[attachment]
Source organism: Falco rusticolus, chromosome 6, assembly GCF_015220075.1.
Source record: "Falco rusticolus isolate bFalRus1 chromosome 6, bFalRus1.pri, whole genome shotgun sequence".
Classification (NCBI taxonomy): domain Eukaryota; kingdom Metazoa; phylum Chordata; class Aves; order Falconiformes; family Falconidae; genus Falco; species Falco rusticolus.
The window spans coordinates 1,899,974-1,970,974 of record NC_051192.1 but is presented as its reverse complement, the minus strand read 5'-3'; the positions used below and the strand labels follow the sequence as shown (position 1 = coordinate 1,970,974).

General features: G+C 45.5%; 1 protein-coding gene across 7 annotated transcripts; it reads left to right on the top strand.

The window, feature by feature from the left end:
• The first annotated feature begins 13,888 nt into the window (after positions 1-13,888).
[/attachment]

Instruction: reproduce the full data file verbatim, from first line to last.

Source organism: Falco rusticolus, chromosome 6, assembly GCF_015220075.1.
Source record: "Falco rusticolus isolate bFalRus1 chromosome 6, bFalRus1.pri, whole genome shotgun sequence".
Classification (NCBI taxonomy): domain Eukaryota; kingdom Metazoa; phylum Chordata; class Aves; order Falconiformes; family Falconidae; genus Falco; species Falco rusticolus.
The window spans coordinates 1,899,974-1,970,974 of record NC_051192.1 but is presented as its reverse complement, the minus strand read 5'-3'; the positions used below and the strand labels follow the sequence as shown (position 1 = coordinate 1,970,974).

General features: G+C 45.5%; 1 protein-coding gene across 7 annotated transcripts; it reads left to right on the top strand.

The window, feature by feature from the left end:
• The first annotated feature begins 13,888 nt into the window (after positions 1-13,888).